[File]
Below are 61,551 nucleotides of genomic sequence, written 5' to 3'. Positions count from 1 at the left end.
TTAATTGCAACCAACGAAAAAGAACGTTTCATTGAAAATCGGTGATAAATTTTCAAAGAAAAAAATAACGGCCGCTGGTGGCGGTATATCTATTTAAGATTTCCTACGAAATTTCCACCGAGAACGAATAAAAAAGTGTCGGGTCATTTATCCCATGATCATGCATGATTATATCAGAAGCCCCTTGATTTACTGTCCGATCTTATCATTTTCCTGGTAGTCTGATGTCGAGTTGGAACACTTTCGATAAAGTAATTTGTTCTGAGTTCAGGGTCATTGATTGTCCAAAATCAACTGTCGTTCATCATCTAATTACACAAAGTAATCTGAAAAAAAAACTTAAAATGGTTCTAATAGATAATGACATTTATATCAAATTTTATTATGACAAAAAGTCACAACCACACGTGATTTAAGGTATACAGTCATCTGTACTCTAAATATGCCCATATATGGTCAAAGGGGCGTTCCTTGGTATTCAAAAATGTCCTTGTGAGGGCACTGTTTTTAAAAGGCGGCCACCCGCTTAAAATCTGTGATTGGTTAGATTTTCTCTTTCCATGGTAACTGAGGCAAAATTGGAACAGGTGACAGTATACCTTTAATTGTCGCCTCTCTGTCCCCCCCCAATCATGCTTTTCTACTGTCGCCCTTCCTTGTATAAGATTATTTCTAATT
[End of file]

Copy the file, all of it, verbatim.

Below are 61,551 nucleotides of genomic sequence, written 5' to 3'. Positions count from 1 at the left end.
TTAATTGCAACCAACGAAAAAGAACGTTTCATTGAAAATCGGTGATAAATTTTCAAAGAAAAAAATAACGGCCGCTGGTGGCGGTATATCTATTTAAGATTTCCTACGAAATTTCCACCGAGAACGAATAAAAAAGTGTCGGGTCATTTATCCCATGATCATGCATGATTATATCAGAAGCCCCTTGATTTACTGTCCGATCTTATCATTTTCCTGGTAGTCTGATGTCGAGTTGGAACACTTTCGATAAAGTAATTTGTTCTGAGTTCAGGGTCATTGATTGTCCAAAATCAACTGTCGTTCATCATCTAATTACACAAAGTAATCTGAAAAAAAAACTTAAAATGGTTCTAATAGATAATGACATTTATATCAAATTTTATTATGACAAAAAGTCACAACCACACGTGATTTAAGGTATACAGTCATCTGTACTCTAAATATGCCCATATATGGTCAAAGGGGCGTTCCTTGGTATTCAAAAATGTCCTTGTGAGGGCACTGTTTTTAAAAGGCGGCCACCCGCTTAAAATCTGTGATTGGTTAGATTTTCTCTTTCCATGGTAACTGAGGCAAAATTGGAACAGGTGACAGTATACCTTTAATTGTCGCCTCTCTGTCCCCCCCCAATCATGCTTTTCTACTGTCGCCCTTCCTTGTATAAGATTATTTCTAATT